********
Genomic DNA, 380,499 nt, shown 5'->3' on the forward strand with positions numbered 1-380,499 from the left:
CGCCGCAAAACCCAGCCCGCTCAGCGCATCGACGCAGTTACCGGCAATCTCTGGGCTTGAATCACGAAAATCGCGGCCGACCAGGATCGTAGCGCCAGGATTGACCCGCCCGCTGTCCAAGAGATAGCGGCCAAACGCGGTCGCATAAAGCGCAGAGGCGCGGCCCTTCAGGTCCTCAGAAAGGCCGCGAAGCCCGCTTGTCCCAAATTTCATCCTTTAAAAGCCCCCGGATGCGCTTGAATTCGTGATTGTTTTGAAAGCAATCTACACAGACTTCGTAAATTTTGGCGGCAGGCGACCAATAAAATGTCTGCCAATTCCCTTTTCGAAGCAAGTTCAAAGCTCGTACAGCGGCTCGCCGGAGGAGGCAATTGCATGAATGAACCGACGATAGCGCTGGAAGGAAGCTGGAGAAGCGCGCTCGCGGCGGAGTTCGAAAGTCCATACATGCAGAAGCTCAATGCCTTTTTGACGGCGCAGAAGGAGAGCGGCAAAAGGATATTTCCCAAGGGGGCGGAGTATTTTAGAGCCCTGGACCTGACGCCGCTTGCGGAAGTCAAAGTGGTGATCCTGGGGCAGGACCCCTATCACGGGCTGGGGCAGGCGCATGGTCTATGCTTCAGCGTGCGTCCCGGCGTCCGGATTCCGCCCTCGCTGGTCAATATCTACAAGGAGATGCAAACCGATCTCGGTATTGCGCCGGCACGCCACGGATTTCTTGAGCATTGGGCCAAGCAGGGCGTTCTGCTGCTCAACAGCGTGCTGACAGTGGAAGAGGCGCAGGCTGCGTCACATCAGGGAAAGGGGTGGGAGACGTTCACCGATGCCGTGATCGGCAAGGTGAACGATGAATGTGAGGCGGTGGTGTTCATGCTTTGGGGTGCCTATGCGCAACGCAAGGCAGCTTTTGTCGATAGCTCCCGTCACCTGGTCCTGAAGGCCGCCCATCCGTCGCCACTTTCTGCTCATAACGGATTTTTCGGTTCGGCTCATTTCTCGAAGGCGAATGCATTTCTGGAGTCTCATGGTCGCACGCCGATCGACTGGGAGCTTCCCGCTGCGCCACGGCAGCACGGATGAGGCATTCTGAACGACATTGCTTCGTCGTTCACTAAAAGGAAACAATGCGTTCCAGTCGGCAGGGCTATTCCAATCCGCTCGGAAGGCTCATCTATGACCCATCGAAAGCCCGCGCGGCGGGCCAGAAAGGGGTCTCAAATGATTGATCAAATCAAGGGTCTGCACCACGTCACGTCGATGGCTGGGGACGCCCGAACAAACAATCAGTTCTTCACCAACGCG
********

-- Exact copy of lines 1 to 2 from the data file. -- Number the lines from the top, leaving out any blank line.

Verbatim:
Genomic DNA, 380,499 nt, shown 5'->3' on the forward strand with positions numbered 1-380,499 from the left:
CGCCGCAAAACCCAGCCCGCTCAGCGCATCGACGCAGTTACCGGCAATCTCTGGGCTTGAATCACGAAAATCGCGGCCGACCAGGATCGTAGCGCCAGGATTGACCCGCCCGCTGTCCAAGAGATAGCGGCCAAACGCGGTCGCATAAAGCGCAGAGGCGCGGCCCTTCAGGTCCTCAGAAAGGCCGCGAAGCCCGCTTGTCCCAAATTTCATCCTTTAAAAGCCCCCGGATGCGCTTGAATTCGTGATTGTTTTGAAAGCAATCTACACAGACTTCGTAAATTTTGGCGGCAGGCGACCAATAAAATGTCTGCCAATTCCCTTTTCGAAGCAAGTTCAAAGCTCGTACAGCGGCTCGCCGGAGGAGGCAATTGCATGAATGAACCGACGATAGCGCTGGAAGGAAGCTGGAGAAGCGCGCTCGCGGCGGAGTTCGAAAGTCCATACATGCAGAAGCTCAATGCCTTTTTGACGGCGCAGAAGGAGAGCGGCAAAAGGATATTTCCCAAGGGGGCGGAGTATTTTAGAGCCCTGGACCTGACGCCGCTTGCGGAAGTCAAAGTGGTGATCCTGGGGCAGGACCCCTATCACGGGCTGGGGCAGGCGCATGGTCTATGCTTCAGCGTGCGTCCCGGCGTCCGGATTCCGCCCTCGCTGGTCAATATCTACAAGGAGATGCAAACCGATCTCGGTATTGCGCCGGCACGCCACGGATTTCTTGAGCATTGGGCCAAGCAGGGCGTTCTGCTGCTCAACAGCGTGCTGACAGTGGAAGAGGCGCAGGCTGCGTCACATCAGGGAAAGGGGTGGGAGACGTTCACCGATGCCGTGATCGGCAAGGTGAACGATGAATGTGAGGCGGTGGTGTTCATGCTTTGGGGTGCCTATGCGCAACGCAAGGCAGCTTTTGTCGATAGCTCCCGTCACCTGGTCCTGAAGGCCGCCCATCCGTCGCCACTTTCTGCTCATAACGGATTTTTCGGTTCGGCTCATTTCTCGAAGGCGAATGCATTTCTGGAGTCTCATGGTCGCACGCCGATCGACTGGGAGCTTCCCGCTGCGCCACGGCAGCACGGATGAGGCATTCTGAACGACATTGCTTCGTCGTTCACTAAAAGGAAACAATGCGTTCCAGTCGGCAGGGCTATTCCAATCCGCTCGGAAGGCTCATCTATGACCCATCGAAAGCCCGCGCGGCGGGCCAGAAAGGGGTCTCAAATGATTGATCAAATCAAGGGTCTGCACCACGTCACGTCGATGGCTGGGGACGCCCGAACAAACAATCAGTTCTTCACCAACGCG